Is It Really Genetic? According to tests conducted by researchers at the University of Oxford (UK), a common genetic variant may affect a person’s ability to read. The variant, carried by more than one in seven people, is already linked to dyslexia. One of the researchers quoted in the original BBC article emphasized that the gene is related to reading ability, not IQ, and that “somepeople were able to compensate and go on to successful careers even though they carried the gene variation.” The findings are published in the current edition of the American Journal of Psychiatry. We read Louise Ash’s summary in Reading Today Daily (International Reading Association blog). You can also read the BBC (online) article.

Exercise Your Mind: give me 20 pages Wow, there IS a value to reading on the treadmill! We heard about Dr. Robin Reesal’s article in the Calgary Herald about the mental health benefits of reading on Jen Robinson’s Literacy Round-up. Print it and take it to the gym with you! Then go over to Katie’s Literacy Blog, where you will find links to websites with online research in bibliotherapy and critical literacy.

Multi-Dimensional Reading In Freedom to Read, Lucie deLaBruere’s post at the Infinite Thinking Machine, she says “We need literacy specialists offering professional development in schools to also include strategies that integrate reading digital media.” Read her post to find lots of links on ways to connect reading and technology to enhance literacy time. She’s also got a link to teacher workshops by reading specialist, Julie Coiro. Stop by the Webster Parish Library Blog, to see there newly created Early Literacy Station, which incorporates computer software into the reading experience for pre- and emerging readers. Here’s the library post.

Fun with Books Thanks to Lisa Von Drasek’s Resource Roundup on theTeaching Pre-K to 8  site, I found Carol Hurst’s Children’s Literature website. I’ll let Carol tell you what she’s got: “This is a collection of reviews of great books for kids, ideas of ways to use them in the classroom and collections of books and activities about particular subjects, curriculum areas, themes and professional topics.”

[untitled] Kathleen Bernice Lawrence wrote an article you need to read. Her piece, Deaf Adults Have Lifetime Literacy Needs in the Times & Transcript (online, New Brunswick, CA), reminds us about how important communication skills are for ALL of us; that the process begins when we are young; and that we particularly need to keep in mind ways to connect with visual learners.

Free Audio Books Audible Kids is offering audio books you can download for free. This is Audible Kids’ way of promoting literacy through a partnership with Reading is Fundamental. There are nine titles that you will recognize immediately, including Rapunzel, Rikki-Tikki Tavi, The Gift of the Magi, and the Emperors New Clothes. You do need to create a free account in order to download the free audio books, but you are not asked for your credit card number or mailing address. We found this at the Brawlers blog.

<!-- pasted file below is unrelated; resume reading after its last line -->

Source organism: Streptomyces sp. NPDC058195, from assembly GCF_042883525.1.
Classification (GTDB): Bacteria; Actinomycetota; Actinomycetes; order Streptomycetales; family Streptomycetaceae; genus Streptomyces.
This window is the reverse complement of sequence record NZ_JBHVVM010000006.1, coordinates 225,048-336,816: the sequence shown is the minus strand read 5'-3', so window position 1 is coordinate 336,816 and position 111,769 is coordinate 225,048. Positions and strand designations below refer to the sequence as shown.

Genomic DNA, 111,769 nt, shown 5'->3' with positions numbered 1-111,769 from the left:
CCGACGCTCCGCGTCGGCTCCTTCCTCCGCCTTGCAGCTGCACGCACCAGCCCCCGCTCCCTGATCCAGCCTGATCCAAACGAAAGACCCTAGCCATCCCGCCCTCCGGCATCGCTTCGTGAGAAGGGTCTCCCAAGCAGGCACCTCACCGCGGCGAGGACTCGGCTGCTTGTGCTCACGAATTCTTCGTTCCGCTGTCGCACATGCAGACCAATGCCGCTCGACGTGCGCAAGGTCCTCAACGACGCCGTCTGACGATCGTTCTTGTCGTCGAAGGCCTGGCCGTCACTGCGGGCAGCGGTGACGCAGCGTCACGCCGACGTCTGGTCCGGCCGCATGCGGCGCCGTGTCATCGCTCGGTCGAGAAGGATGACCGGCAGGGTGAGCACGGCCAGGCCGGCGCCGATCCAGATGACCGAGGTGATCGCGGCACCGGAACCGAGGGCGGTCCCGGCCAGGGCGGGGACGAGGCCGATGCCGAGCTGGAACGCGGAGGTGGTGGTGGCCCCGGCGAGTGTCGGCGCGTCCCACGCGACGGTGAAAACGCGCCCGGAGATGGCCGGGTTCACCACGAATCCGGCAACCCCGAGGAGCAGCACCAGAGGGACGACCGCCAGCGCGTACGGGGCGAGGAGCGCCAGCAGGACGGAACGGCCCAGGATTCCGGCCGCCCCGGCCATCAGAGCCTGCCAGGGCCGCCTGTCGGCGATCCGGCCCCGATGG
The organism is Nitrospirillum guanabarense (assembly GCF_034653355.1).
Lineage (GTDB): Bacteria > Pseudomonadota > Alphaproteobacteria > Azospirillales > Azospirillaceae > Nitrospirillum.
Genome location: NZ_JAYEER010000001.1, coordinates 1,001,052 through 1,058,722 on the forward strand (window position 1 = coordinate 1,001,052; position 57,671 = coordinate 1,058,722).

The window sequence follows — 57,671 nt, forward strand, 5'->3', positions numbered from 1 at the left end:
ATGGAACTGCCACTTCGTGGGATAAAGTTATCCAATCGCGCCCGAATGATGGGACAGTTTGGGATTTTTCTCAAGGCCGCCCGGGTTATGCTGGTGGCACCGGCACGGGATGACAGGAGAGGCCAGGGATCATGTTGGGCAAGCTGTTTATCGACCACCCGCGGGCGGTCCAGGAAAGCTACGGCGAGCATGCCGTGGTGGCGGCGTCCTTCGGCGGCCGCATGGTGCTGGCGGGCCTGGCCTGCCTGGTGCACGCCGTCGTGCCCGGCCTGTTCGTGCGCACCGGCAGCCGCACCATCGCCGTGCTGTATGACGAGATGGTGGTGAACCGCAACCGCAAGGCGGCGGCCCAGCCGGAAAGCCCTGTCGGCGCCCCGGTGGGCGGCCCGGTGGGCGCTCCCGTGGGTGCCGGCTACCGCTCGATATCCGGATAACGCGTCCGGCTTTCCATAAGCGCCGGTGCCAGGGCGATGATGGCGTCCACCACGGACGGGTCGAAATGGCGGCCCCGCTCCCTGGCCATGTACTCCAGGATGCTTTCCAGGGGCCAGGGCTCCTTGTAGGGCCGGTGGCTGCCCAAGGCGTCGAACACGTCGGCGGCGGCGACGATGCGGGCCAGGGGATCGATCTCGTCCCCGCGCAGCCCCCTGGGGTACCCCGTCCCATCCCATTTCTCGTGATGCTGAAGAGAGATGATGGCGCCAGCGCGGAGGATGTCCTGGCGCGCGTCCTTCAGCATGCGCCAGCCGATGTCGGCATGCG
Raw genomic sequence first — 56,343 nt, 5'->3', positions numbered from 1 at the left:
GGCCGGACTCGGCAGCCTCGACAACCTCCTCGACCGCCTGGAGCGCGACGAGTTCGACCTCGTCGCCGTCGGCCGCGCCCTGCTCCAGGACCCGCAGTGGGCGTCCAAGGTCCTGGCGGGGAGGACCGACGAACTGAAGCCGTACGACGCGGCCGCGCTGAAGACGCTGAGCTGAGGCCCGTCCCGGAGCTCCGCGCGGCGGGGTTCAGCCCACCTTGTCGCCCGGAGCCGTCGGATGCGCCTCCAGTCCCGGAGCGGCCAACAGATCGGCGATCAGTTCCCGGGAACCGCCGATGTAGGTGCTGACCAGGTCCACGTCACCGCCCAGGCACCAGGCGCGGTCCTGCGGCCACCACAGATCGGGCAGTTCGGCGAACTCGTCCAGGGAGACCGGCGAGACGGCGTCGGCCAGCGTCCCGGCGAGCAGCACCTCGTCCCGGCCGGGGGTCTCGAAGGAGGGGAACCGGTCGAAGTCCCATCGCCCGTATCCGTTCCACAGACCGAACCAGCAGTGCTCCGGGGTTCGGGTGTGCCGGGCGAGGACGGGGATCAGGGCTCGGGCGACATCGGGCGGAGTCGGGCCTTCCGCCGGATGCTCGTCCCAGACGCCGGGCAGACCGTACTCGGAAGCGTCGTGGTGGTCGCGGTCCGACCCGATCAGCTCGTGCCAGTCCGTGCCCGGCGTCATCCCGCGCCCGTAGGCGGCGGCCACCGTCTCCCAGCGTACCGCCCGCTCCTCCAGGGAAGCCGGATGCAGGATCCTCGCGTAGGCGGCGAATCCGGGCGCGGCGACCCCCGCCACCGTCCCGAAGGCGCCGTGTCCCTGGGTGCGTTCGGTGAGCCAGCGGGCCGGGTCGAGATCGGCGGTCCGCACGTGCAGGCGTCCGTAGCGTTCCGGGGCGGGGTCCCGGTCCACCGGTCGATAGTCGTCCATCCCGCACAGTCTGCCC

Joey’s Books Thanks to Sally Murphy and Sally  Murphy’s Writing for Children’s Blog for introducing us to newkidsbooksinoz, a new blog by Australian author Christopher Cheng, who also serves as a literacy ambassador for National Literacy and Numeracy Week. Each post is filled with “Australian kids books” for readers young and old, complete with a book cover image and story summary. Her post, Three Wonderful Book Blog, also includes the Cybils and Notes from the Slush Pile.

Oh, Bananas! We are always on the lookout for book reviews by kids, and somehow I missed Charlotte’s post about her son’s book blog. Go to Pickled Bananas to read his book reviews. We subscribe to Charlotte’s Library, and somehow I missed this nugget, tucked in her post about Miscellaneous Stuff. We are always excited to see peer-to-peer blogs, especially when it comes to boys and books.  This is top bananas!

3 responses to “Reading Round-Up, 6 October

  1. Reading Round-up

    Elaine M.

    Thanks for linking to my Wild Rose Reader post Halloween: Book Reviews and Book Lists. When I was a classroom teacher, my students loved listening to me read Halloween books–and when I worked as a school librarian, I couldn’t keep Halloween-themed books on the bookshelves at this time of year. I hope people find the post helpful.

  2. Thanks Jen. It is always fun to find things in the most unlikely places!

    Charlotte – I love Pickled Bananas. Your son is a talented writer with a great eye and a good sense of how to engage his peers.

    Elaine – Have I mentioned I’m hooked on your booklists? I’d love to find a way to create a feed to send people your way.